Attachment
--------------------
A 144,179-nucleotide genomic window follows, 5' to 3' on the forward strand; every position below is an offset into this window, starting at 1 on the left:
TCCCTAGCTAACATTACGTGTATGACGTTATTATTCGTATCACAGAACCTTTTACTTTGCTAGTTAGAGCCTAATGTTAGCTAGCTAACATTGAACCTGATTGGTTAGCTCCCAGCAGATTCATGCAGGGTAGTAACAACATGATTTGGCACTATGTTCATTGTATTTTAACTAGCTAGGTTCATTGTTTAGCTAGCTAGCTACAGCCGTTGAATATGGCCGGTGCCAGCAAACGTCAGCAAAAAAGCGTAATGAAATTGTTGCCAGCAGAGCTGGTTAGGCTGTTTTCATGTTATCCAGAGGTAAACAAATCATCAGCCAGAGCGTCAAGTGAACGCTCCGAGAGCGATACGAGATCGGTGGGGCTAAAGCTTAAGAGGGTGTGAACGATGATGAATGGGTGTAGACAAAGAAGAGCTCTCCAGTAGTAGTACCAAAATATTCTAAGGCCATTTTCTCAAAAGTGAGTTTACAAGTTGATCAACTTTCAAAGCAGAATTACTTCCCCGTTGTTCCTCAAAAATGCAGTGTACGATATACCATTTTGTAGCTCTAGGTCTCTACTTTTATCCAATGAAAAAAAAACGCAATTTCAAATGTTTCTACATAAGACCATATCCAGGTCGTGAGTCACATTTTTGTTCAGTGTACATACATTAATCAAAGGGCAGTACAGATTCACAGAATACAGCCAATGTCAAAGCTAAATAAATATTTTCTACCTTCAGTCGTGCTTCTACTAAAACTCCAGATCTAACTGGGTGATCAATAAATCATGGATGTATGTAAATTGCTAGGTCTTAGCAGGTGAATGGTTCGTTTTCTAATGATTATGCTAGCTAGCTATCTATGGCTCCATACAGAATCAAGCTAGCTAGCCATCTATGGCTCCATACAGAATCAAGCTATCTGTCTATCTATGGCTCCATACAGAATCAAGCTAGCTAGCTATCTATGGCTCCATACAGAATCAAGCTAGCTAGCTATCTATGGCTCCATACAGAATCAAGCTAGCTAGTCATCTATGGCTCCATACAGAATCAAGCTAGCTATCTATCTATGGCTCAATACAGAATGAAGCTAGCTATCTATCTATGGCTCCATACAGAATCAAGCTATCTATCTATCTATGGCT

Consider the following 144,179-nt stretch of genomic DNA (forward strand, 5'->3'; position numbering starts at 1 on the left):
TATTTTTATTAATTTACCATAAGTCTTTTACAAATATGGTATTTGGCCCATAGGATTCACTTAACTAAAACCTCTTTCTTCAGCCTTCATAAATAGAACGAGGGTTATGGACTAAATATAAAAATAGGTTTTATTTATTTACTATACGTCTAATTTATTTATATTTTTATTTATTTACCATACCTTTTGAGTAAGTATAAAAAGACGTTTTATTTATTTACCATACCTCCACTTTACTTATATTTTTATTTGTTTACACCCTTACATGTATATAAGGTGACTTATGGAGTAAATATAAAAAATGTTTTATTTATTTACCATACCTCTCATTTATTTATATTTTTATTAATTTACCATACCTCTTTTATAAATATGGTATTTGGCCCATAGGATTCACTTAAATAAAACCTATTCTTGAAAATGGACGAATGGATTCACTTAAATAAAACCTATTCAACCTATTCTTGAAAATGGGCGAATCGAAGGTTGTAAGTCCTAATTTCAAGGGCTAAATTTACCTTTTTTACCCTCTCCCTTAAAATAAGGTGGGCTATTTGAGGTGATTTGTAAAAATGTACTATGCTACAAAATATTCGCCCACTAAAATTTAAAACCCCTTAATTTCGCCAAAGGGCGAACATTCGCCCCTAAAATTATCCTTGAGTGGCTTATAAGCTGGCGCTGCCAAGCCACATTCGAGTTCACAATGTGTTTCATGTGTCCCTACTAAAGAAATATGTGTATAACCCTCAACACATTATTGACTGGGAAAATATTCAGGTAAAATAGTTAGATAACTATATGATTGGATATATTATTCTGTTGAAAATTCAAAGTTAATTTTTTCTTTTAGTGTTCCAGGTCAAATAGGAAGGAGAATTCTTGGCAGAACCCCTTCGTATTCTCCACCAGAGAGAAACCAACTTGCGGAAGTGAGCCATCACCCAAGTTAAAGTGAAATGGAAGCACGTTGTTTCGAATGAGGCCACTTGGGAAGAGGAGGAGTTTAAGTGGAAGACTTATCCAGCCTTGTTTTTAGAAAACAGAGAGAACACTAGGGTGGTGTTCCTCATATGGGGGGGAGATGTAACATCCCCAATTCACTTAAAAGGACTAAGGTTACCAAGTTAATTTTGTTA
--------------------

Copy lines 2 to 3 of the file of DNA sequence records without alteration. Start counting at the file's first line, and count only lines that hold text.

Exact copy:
TCCCTAGCTAACATTACGTGTATGACGTTATTATTCGTATCACAGAACCTTTTACTTTGCTAGTTAGAGCCTAATGTTAGCTAGCTAACATTGAACCTGATTGGTTAGCTCCCAGCAGATTCATGCAGGGTAGTAACAACATGATTTGGCACTATGTTCATTGTATTTTAACTAGCTAGGTTCATTGTTTAGCTAGCTAGCTACAGCCGTTGAATATGGCCGGTGCCAGCAAACGTCAGCAAAAAAGCGTAATGAAATTGTTGCCAGCAGAGCTGGTTAGGCTGTTTTCATGTTATCCAGAGGTAAACAAATCATCAGCCAGAGCGTCAAGTGAACGCTCCGAGAGCGATACGAGATCGGTGGGGCTAAAGCTTAAGAGGGTGTGAACGATGATGAATGGGTGTAGACAAAGAAGAGCTCTCCAGTAGTAGTACCAAAATATTCTAAGGCCATTTTCTCAAAAGTGAGTTTACAAGTTGATCAACTTTCAAAGCAGAATTACTTCCCCGTTGTTCCTCAAAAATGCAGTGTACGATATACCATTTTGTAGCTCTAGGTCTCTACTTTTATCCAATGAAAAAAAAACGCAATTTCAAATGTTTCTACATAAGACCATATCCAGGTCGTGAGTCACATTTTTGTTCAGTGTACATACATTAATCAAAGGGCAGTACAGATTCACAGAATACAGCCAATGTCAAAGCTAAATAAATATTTTCTACCTTCAGTCGTGCTTCTACTAAAACTCCAGATCTAACTGGGTGATCAATAAATCATGGATGTATGTAAATTGCTAGGTCTTAGCAGGTGAATGGTTCGTTTTCTAATGATTATGCTAGCTAGCTATCTATGGCTCCATACAGAATCAAGCTAGCTAGCCATCTATGGCTCCATACAGAATCAAGCTATCTGTCTATCTATGGCTCCATACAGAATCAAGCTAGCTAGCTATCTATGGCTCCATACAGAATCAAGCTAGCTAGCTATCTATGGCTCCATACAGAATCAAGCTAGCTAGTCATCTATGGCTCCATACAGAATCAAGCTAGCTATCTATCTATGGCTCAATACAGAATGAAGCTAGCTATCTATCTATGGCTCCATACAGAATCAAGCTATCTATCTATCTATGGCT

Consider the following 144,179-nt stretch of genomic DNA (forward strand, 5'->3'; position numbering starts at 1 on the left):